Meet the World's First Bacon-Powered Motorcycle

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You guys. Someone invented a motorcycle that runs on bacon. Let me repeat that: Someone invented a motorcycle that runs on bacon. At last! All our carnivorous dreams are coming true!

Created by Hormel Foods, the bacon bike (bacon cycle? Bacon-mobile?) will be featured prominently in an upcoming documentary called Driven by Bacon; according to Foodbeast, the doc will follow a bacon enthusiast as he or she road trips from Austin to San Diego, talking to all the other fellow bacon lovers s/he meets along the way. Weird? Maybe. I generally find that the weirder the documentary subject, the more interesting the finished film; then again, I’m also unusually interested in weird stuff, so do with that what you will.

I’ll admit that initially I was a little torn about the idea of the bacon bike. Obviously a huge part of me thought that a bacon-powered motorcycle has the potential to be the greatest invention of our time; but on the other hand, another part of me couldn’t help but wonder why you waste a whole bunch of perfectly good bacon by shoving it in a motorcycle instead of eating it. Happily, though, my fears were unfounded; it turns out the bike doesn’t run on bacon itself, but rather on bacon grease.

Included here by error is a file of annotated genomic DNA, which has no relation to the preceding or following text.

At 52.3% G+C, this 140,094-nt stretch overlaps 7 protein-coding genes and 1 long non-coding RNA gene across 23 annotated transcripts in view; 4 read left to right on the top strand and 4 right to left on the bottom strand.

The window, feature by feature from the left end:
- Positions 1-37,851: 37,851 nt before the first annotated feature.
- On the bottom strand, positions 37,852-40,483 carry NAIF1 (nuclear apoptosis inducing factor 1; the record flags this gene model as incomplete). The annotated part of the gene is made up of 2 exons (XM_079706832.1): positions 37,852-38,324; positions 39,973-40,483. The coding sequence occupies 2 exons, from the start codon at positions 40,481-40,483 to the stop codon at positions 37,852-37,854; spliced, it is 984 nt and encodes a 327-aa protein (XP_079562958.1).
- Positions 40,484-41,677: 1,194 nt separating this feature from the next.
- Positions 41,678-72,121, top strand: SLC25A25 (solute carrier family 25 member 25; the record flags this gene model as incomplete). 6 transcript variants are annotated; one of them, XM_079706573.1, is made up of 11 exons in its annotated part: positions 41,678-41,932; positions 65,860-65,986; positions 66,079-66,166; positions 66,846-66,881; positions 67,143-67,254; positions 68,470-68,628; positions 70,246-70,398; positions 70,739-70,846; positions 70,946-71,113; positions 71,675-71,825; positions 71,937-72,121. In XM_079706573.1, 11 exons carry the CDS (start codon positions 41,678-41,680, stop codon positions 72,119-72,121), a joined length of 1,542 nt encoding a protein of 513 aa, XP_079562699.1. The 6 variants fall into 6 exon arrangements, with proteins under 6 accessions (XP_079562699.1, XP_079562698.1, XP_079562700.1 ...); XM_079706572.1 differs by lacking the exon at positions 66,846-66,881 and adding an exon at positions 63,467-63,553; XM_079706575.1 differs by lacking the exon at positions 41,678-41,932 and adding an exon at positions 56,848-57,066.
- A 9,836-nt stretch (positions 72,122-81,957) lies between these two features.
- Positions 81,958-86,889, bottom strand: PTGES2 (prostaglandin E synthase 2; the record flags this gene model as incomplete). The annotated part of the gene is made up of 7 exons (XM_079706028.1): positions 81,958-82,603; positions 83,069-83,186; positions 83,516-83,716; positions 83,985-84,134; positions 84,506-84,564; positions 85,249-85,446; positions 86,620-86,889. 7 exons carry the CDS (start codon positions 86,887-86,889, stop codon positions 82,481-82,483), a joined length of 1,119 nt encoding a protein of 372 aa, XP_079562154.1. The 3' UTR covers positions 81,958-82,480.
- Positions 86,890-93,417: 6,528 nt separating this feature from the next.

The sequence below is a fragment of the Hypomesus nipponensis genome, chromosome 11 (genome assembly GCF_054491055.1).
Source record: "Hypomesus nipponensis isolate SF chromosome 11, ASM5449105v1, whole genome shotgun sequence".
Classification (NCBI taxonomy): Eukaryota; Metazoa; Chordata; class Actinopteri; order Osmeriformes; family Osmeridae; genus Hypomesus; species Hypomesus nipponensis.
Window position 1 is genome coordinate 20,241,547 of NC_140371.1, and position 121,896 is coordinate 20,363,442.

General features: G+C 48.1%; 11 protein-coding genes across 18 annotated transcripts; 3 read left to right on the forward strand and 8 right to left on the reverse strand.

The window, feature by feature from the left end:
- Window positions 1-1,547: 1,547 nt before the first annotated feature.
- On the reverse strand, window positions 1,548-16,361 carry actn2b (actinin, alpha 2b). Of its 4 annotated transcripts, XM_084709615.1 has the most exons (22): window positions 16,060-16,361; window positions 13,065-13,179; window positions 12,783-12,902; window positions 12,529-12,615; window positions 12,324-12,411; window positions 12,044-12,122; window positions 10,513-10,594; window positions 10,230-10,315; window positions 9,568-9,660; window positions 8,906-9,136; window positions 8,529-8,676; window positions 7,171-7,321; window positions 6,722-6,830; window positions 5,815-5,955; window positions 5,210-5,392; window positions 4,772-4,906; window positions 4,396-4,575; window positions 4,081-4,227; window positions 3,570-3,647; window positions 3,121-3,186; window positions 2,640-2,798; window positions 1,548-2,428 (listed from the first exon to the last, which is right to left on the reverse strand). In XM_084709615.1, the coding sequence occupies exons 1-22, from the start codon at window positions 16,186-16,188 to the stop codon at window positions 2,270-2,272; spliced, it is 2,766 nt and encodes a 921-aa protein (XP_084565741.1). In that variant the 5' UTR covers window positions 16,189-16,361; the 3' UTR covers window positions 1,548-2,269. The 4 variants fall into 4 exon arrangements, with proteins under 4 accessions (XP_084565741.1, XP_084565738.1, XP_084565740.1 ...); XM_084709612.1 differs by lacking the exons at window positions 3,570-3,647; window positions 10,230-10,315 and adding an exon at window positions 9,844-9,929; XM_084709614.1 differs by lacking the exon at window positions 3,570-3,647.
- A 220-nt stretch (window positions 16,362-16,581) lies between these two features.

According to Scott Schraufnagel of BBDO Minneapolis, the ad agency who came up with the idea for the bike in the first place, the contraption runs on B-100 bio-diesel — which means there’s no hazardous waste from it, either. Schraufnagel also told KAALTV that takes about one pound of grease to make a gallon of fuel; that fuel costs about $3.50 a gallon; that it gets about 75 to 100 miles per gallon; and that it definitely smells like bacon when it runs. Sounds like a good deal, no? Then why the heck aren’t we using bacon-based bio-diesel to power everything these days?

Good question — and unfortunately, there’s not a satisfactory answer right now. Modern Farmer noted that the LA Times reported on a Wisconsin company called Bio-Blend Fuels back in 2009; sadly, though, they closed in January 2014. But if, as the folks behind the bacon bike say, bio-diesel is such a great fuel source — “If there were a bio-diesel tanker spill in the ocean, the fuel would be safe and mouthwatering fish food,” they remarked to the Washington Times; furthermore, they added that the bacon bio-diesel “is nearly carbon-neutral, meaning it contributes almost zero emissions to global warming” — then maybe this fun little publicity stunt might actually pave the way for development in the bio-diesel field.

In the meantime, though, don’t forget about all the great uses for bacon grease you can find around your own home. This infographic should help. Anyone else have a terrible craving for a BLT right now?